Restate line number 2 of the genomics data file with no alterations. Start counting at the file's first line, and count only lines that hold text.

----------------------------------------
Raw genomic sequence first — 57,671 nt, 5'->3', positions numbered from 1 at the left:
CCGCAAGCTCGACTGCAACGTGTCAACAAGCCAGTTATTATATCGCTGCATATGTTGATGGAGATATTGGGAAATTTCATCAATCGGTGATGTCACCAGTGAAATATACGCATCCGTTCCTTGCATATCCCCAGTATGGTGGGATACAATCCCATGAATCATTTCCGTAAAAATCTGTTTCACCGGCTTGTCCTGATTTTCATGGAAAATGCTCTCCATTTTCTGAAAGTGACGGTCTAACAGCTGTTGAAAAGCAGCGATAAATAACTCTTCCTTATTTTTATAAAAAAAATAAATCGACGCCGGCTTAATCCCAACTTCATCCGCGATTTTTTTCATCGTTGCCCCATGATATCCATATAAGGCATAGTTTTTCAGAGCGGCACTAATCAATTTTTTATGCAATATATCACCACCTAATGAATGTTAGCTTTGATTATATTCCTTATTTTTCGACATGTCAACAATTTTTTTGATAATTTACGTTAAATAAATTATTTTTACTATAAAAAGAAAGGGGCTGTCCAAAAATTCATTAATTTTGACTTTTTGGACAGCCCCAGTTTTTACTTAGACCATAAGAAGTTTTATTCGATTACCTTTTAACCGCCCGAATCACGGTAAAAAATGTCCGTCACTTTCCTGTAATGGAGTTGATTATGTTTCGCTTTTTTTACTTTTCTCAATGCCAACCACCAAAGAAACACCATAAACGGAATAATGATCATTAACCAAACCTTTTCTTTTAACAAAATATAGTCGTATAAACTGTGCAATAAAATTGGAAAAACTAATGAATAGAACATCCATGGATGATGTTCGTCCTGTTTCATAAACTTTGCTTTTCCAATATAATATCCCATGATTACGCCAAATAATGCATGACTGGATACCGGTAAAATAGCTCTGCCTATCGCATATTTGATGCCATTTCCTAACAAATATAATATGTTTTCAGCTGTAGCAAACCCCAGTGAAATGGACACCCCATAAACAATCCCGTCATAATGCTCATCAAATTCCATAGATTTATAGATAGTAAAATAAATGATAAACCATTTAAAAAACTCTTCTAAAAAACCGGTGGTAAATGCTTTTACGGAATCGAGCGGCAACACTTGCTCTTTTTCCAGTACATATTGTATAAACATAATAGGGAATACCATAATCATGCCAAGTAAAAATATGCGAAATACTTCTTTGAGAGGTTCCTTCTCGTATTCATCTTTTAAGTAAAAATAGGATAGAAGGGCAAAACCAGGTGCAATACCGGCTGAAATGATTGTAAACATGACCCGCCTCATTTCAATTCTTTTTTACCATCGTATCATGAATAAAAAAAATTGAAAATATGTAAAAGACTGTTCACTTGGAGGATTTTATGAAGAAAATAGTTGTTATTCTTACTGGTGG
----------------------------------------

CCGCAAGCTCGACTGCAACGTGTCAACAAGCCAGTTATTATATCGCTGCATATGTTGATGGAGATATTGGGAAATTTCATCAATCGGTGATGTCACCAGTGAAATATACGCATCCGTTCCTTGCATATCCCCAGTATGGTGGGATACAATCCCATGAATCATTTCCGTAAAAATCTGTTTCACCGGCTTGTCCTGATTTTCATGGAAAATGCTCTCCATTTTCTGAAAGTGACGGTCTAACAGCTGTTGAAAAGCAGCGATAAATAACTCTTCCTTATTTTTATAAAAAAAATAAATCGACGCCGGCTTAATCCCAACTTCATCCGCGATTTTTTTCATCGTTGCCCCATGATATCCATATAAGGCATAGTTTTTCAGAGCGGCACTAATCAATTTTTTATGCAATATATCACCACCTAATGAATGTTAGCTTTGATTATATTCCTTATTTTTCGACATGTCAACAATTTTTTTGATAATTTACGTTAAATAAATTATTTTTACTATAAAAAGAAAGGGGCTGTCCAAAAATTCATTAATTTTGACTTTTTGGACAGCCCCAGTTTTTACTTAGACCATAAGAAGTTTTATTCGATTACCTTTTAACCGCCCGAATCACGGTAAAAAATGTCCGTCACTTTCCTGTAATGGAGTTGATTATGTTTCGCTTTTTTTACTTTTCTCAATGCCAACCACCAAAGAAACACCATAAACGGAATAATGATCATTAACCAAACCTTTTCTTTTAACAAAATATAGTCGTATAAACTGTGCAATAAAATTGGAAAAACTAATGAATAGAACATCCATGGATGATGTTCGTCCTGTTTCATAAACTTTGCTTTTCCAATATAATATCCCATGATTACGCCAAATAATGCATGACTGGATACCGGTAAAATAGCTCTGCCTATCGCATATTTGATGCCATTTCCTAACAAATATAATATGTTTTCAGCTGTAGCAAACCCCAGTGAAATGGACACCCCATAAACAATCCCGTCATAATGCTCATCAAATTCCATAGATTTATAGATAGTAAAATAAATGATAAACCATTTAAAAAACTCTTCTAAAAAACCGGTGGTAAATGCTTTTACGGAATCGAGCGGCAACACTTGCTCTTTTTCCAGTACATATTGTATAAACATAATAGGGAATACCATAATCATGCCAAGTAAAAATATGCGAAATACTTCTTTGAGAGGTTCCTTCTCGTATTCATCTTTTAAGTAAAAATAGGATAGAAGGGCAAAACCAGGTGCAATACCGGCTGAAATGATTGTAAACATGACCCGCCTCATTTCAATTCTTTTTTACCATCGTATCATGAATAAAAAAAATTGAAAATATGTAAAAGACTGTTCACTTGGAGGATTTTATGAAGAAAATAGTTGTTATTCTTACTGGTGG